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Gay Tel Aviv

Azrieli Center:

One of the best views in Tel Aviv is from the iconic Azrieli Center. Since its opening in 1999, the unique complex with its three geometrical skyscrapers has become a city symbol and a definite center of urban life. There’s great shopping in the mall on the lower levels, as well as several movie theatres. The observation deck on the 49th floor offers unparalleled views of the city. The promoters say that on a clear day you can see to Haifa. There’s also a very chi-chi restaurant on the top floor with 360 degree views.


Tel Aviv boasts some of Israel’s best beaches and the scene is bustling with sun seekers, thumping Brazilian drums, and merchants hawking tasty bites. Gays converge on Hilton Beach overlooked by the Hilton Hotel, or at the distant Ga’ash nude beach. Ga’ash is just about the only nude beach in Israel and purposely secluded. It’s about 22 miles north of Tel Aviv – you’ll have to rent a car or take a taxi to reach it but it’s worth the trip for that all-over tan (yours or someone else’s).

Kobi Israel:

"The thin line between homo-social and homo-erotic in army life can be so confusing and torturous for a gay soldier. Soldiers hug and kiss each other, say "I love you brother" to each other, sleep together - sometimes lean on each others' chests, sometimes share a tiny mattress, have communal showers where they play "boy games" like throwing water and soap on each other, sometimes share a hot shower, sometimes masturbate together."



My work is autobiographical and references the self and identity. I use the medium of photography as a way of recording experiences, capturing moments from my everyday life to draw on physical, mental and emotional levels. I use these fragments as a self reflective diary; a way of archiving my own identity and my environment.

In my first series of photographs, I recreated scenes from my days as a soldier in the Israeli army. This series entitled ‘Views’ addresses the fine line that divides the homo-social and the homo-erotic aspects of lives of soldiers in the army. These images depict soldiers living their lives in their brotherly proximity to each other and hinted at the tensions and desires that may have existed between these young men, as they had for me during my youth in the army.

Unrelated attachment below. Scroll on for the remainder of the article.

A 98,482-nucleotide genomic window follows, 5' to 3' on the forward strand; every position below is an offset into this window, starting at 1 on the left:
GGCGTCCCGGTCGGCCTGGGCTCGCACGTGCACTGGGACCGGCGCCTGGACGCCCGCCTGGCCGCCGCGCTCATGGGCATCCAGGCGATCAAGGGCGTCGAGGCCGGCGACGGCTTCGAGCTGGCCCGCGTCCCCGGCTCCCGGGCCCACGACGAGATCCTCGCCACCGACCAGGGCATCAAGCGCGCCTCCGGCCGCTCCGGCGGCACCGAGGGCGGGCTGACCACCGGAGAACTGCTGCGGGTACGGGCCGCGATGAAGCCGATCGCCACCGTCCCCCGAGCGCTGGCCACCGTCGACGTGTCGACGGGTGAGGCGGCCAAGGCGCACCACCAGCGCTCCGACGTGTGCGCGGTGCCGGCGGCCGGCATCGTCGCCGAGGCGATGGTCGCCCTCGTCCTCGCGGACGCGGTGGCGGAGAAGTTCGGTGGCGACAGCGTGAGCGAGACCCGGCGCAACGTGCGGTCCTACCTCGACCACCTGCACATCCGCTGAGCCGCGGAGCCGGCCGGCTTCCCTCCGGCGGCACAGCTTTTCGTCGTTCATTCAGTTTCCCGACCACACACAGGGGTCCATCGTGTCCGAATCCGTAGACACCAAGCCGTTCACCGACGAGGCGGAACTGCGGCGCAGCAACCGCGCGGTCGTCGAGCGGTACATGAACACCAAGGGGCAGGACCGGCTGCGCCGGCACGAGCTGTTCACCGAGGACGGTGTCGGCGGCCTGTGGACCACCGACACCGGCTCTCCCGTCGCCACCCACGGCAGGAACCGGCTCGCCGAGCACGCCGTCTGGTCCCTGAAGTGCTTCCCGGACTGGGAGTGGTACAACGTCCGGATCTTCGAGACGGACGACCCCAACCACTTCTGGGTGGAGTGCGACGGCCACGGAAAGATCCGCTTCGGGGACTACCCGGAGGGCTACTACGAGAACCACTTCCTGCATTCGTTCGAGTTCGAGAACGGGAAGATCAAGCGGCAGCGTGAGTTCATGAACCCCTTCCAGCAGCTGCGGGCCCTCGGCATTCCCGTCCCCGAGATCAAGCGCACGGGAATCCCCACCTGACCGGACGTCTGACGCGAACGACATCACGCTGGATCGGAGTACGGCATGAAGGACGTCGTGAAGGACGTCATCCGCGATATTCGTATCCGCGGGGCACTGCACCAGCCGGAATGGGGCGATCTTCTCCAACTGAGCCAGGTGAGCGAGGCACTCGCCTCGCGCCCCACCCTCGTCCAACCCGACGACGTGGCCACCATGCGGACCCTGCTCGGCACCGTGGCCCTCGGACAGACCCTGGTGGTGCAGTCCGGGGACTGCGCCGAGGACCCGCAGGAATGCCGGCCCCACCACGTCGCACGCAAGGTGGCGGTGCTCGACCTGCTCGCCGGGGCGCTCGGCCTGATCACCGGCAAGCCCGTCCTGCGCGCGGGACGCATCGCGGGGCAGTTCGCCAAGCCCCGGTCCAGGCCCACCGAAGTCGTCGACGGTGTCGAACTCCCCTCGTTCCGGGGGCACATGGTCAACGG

Another series from this period is entitled ‘Fragments of Life’, a series of staged images where I lead the viewer into a world of memory, conflict and trapped emotion which I experienced as an adolescent growing up in a deeply conservative and religious society.

- Kobi Israel from his website
Old Jaffa:

The old city of Jaffa is one of the oldest ports in the world. The city played a central role in the ancient world and persists in the mythology of the region. It’s from the port of Jaffa that Jonah set sail before being devoured by a big fish and it’s also where Andromeda was to be sacrificed to a sea monster before Perseus rescued her (you can visit the rock she’s supposed to have been tied to). The entire area is brimming with history. Highlights include: Wishing Bridge, where legend says if you touch your zodiac sign and face the sea, your wish will come true; Clock Square, built in 1906 to honor Sultan Abdul Hamid II; and the 3500-year-old Egyptian gates and other archaeological finds at Jaffa Hill.

Rabin Square:

This vibrant public square, the largest in Israel, is a hot spot for public demonstrations. The 1982 and 1995 peace support demonstrations were held here and it was in the square that pro-peace Prime Minister Yitzhak Rabin was assassinated by a right-wing Israeli radical. The square was renamed from Kings of Israel square in his honor and there’s a small memorial to him on the spot where he was slain. Graffiti that was painted by mourners has been preserved on one of the walls.

White City:
Pin 2Bauhaus Center (Dizengoff 99)

Tel Aviv was honored with a UNESCO World Heritage designation in 2003 for its White City, a collection of more than 4000 Bauhaus/International style buildings dating to the 1930s, more than any other city in the world. The buildings were designed and built by German Jewish architects who came to Tel Aviv to escape the rise of the Nazis, right at the time that the major settlement of Tel Aviv was taking place. Fans of Bauhaus architecture will notice that the style has been adapted to meet local needs: Buildings are painted white to reflect the heat (hence the name), windows are smaller to let in less sunlight and heat, buildings are raised on pillars to give children a play area underneath, and garden patches run near each building to give residents an opportunity to plant their own vegetables.
You can learn more about the White City at the Bauhaus Center, a museum that also offers tours of the White City.